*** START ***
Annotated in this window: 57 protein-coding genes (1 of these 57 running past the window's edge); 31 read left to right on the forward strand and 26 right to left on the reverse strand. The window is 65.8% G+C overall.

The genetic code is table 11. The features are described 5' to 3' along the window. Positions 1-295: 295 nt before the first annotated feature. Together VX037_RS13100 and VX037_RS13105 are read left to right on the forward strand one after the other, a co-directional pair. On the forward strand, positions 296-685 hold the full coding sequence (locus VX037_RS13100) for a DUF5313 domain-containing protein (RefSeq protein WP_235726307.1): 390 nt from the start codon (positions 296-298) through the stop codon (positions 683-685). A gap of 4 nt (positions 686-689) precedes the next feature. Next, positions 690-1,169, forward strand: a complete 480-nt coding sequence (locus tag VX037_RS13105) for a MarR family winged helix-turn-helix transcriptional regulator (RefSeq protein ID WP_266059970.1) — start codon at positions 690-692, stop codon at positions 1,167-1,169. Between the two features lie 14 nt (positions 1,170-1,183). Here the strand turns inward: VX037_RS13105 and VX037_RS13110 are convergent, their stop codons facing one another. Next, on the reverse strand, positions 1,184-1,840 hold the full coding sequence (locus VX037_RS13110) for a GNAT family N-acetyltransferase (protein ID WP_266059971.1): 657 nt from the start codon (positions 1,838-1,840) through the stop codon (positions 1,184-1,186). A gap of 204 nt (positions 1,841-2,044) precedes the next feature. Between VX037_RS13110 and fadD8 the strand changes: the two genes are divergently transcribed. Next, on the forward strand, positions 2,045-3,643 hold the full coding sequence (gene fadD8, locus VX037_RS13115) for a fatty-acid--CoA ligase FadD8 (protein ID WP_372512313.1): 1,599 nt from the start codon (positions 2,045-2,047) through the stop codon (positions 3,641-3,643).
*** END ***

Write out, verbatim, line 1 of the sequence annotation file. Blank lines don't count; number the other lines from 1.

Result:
Annotated in this window: 57 protein-coding genes (1 of these 57 running past the window's edge); 31 read left to right on the forward strand and 26 right to left on the reverse strand. The window is 65.8% G+C overall.